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School of Medicine
Preparing for Breastfeeding
Breastfeeding is a learned skill for both you and your baby, so be patient with your baby and yourself. Educate yourself prior to the birth of your baby. Discuss any questions ahead of time with your obstetrician or certified nurse midwife. Try to learn, prepare, ask for help and enjoy! Some ways to do this might include:
- Be informed in order to be prepared; do not rely on others' experiences. Visit the library, or contact a support group such as Le Leche League. They offer monthly meetings free of charge, and ongoing support. They are a one of many resources you may find helpful.
- Take a breastfeeding class or prepare by reading (download our Guide to Breastfeeding Success).
- Learn the physiology of breastfeeding and the normal breastfeeding patterns of the first days.
- Nurse early and often. Nurse in the recovery room if you have had a C-section. Most infants are alert and eager to root and latch. If needed, ask your nurse for help. Infants will receive colostrum, the yellow-gold first milk. Some people consider this to be the infant's first immunizations because of the high concentrations of nutrients and immunities. While the colostrum is low in quantity (teaspoons, not ounces), it is close to the stomach capacity of the newborn, and is all most newborns should need. Frequent and effective emptying of the breasts is what governs milk supply. You should breastfeed eight or more times in 24 hours, following your baby's feeding cues.
- Learning good positioning and correct latching techniques are the keys to successful nursing and comfort.
- Watch the baby, not the clock. The baby will give you feeding cues, such as lips and mouth sucking motions and hand-to-mouth movements. Rooming-in with your newborn throughout your stay in the hospital will help you learn these early feeding cues. Crying is a late feeding cue. There should be no more than four hours between feedings. Most newborns are sleepy during their hospital stay, and you may need to learn gentle waking techniques. The hospital staff will help you with this. If more help is needed, lactation nurses are available.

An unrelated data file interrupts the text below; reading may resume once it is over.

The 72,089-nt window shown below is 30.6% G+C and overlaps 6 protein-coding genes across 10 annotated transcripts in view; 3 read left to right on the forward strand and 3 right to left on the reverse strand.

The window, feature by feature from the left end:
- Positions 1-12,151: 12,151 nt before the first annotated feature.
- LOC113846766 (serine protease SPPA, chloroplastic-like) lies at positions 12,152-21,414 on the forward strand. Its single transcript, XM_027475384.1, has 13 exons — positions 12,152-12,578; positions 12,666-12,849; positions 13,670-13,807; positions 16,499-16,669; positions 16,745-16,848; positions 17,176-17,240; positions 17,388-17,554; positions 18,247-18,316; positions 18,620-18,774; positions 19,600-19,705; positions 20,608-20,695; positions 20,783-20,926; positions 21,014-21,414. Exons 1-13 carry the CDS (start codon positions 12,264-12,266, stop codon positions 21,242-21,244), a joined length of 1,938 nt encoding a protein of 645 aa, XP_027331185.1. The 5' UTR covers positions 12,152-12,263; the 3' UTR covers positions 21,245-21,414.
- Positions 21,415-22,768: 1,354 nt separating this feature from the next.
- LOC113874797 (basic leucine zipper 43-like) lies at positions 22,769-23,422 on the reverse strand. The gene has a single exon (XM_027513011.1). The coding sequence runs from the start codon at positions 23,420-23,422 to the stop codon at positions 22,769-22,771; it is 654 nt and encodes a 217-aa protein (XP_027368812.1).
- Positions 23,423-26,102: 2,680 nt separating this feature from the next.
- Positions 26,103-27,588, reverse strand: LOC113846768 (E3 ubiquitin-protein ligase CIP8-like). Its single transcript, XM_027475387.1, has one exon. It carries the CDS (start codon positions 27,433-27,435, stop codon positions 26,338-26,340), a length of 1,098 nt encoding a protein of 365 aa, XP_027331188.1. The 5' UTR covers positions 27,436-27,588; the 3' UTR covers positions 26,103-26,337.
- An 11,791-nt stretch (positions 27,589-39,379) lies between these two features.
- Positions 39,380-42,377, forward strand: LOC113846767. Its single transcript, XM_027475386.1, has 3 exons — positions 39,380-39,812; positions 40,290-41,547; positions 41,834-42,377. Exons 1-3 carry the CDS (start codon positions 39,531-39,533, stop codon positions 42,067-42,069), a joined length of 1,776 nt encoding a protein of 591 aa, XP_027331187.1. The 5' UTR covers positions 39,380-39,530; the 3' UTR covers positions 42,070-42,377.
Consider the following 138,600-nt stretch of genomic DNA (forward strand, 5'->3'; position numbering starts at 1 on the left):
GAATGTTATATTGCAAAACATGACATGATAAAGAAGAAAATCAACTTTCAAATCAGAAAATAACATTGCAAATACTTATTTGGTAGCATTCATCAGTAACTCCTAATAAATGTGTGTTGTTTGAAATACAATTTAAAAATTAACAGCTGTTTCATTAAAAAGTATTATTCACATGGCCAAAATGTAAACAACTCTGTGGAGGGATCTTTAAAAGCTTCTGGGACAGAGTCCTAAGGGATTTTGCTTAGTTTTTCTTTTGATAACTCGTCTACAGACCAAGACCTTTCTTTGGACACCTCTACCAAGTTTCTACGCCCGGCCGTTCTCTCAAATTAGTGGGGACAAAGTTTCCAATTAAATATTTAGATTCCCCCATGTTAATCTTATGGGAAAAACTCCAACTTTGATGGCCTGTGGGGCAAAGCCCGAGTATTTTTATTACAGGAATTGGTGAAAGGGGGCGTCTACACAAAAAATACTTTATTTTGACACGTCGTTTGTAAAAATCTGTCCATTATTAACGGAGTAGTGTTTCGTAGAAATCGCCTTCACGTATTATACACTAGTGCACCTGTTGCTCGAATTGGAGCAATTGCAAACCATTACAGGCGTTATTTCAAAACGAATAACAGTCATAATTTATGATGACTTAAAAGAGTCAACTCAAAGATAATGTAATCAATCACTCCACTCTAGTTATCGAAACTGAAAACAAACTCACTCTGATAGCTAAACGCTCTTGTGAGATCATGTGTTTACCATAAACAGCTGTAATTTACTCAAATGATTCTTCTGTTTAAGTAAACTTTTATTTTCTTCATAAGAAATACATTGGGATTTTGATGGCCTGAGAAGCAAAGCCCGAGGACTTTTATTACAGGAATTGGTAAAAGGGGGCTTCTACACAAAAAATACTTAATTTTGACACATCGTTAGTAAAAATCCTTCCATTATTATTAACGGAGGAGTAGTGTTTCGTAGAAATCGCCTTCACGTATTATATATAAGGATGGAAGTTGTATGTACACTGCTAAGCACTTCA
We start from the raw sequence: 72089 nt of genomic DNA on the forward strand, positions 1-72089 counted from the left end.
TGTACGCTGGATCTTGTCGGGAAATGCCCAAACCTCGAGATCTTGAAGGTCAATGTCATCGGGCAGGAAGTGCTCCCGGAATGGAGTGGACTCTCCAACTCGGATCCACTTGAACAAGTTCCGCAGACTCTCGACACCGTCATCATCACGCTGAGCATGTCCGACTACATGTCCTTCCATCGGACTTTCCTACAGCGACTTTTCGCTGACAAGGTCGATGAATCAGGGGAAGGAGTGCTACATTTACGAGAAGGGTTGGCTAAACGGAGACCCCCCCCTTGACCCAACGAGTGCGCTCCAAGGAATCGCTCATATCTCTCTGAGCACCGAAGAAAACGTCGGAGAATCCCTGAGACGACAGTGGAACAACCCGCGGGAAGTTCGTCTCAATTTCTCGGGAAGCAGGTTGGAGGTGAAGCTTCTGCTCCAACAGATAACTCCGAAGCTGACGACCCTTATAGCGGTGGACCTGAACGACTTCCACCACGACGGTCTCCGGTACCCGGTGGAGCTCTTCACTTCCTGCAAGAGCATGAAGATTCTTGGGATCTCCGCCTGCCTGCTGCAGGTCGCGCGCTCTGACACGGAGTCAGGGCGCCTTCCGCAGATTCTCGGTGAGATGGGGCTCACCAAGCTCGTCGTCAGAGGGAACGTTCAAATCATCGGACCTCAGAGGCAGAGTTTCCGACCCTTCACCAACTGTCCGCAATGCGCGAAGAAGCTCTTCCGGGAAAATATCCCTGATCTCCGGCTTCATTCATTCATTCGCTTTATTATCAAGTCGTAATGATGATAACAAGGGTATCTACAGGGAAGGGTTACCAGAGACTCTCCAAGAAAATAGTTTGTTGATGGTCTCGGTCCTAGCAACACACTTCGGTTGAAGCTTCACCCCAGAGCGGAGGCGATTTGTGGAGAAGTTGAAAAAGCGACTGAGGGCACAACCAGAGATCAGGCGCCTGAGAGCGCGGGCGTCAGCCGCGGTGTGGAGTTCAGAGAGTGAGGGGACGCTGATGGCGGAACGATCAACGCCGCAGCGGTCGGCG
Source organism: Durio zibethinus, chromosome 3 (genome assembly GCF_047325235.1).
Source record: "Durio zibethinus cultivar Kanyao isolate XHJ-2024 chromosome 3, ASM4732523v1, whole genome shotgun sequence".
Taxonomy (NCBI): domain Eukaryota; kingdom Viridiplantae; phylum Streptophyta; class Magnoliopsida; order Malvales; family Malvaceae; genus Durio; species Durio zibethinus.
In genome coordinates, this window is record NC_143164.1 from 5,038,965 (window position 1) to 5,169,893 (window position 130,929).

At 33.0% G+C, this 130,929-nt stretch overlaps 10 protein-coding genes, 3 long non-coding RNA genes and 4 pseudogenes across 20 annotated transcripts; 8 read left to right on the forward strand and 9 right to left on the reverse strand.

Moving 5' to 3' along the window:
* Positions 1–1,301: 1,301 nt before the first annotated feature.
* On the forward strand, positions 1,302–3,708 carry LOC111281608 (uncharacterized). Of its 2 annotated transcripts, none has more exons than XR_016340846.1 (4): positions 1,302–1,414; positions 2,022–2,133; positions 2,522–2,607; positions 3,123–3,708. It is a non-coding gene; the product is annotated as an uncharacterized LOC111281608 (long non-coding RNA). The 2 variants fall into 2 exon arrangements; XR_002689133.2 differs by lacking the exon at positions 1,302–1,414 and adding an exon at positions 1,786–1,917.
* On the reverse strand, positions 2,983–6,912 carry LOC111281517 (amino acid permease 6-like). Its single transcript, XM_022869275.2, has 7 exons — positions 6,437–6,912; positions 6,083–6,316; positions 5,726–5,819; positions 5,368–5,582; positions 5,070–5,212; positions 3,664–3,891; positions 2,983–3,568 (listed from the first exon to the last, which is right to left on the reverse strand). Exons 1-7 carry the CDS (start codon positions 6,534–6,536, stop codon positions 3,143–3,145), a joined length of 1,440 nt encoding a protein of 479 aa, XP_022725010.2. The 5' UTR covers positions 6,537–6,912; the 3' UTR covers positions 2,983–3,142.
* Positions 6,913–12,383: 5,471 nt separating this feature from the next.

- It is important in the early days/weeks of breastfeeding that the baby receives only the breast. Most newborns do not require any fluids other than colostrum. If there is a medical reason for supplementing, most lactation consultants recommend not using a bottle. Educate yourself about alternative feeding methods, such as syringe feeding, finger feeding or using a supplemental nursing system at the breast. Bottle nipples may lessen the baby's instinctive effort to open his/her mouth wide, and the mechanics of what an infant does with his/her mouth, tongue and jaws are very different. Some infants become "nipple-confused" or frustrated at the breast after receiving bottles in the early days. This also interferes with your milk supply. Once breastfeeding is going well, most infants can transition between breast and bottle without difficulty. (Wait approx. four weeks)
- Consult with your pediatrician and obstetrician about his/her philosophy on breastfeeding. You should be able to work with your pediatrician in order to have a positive breastfeeding experience.
Take pride that you are giving your baby the many benefits of breastfeeding. We are here to support you on your breastfeeding journey. We wish you a wonderful experience!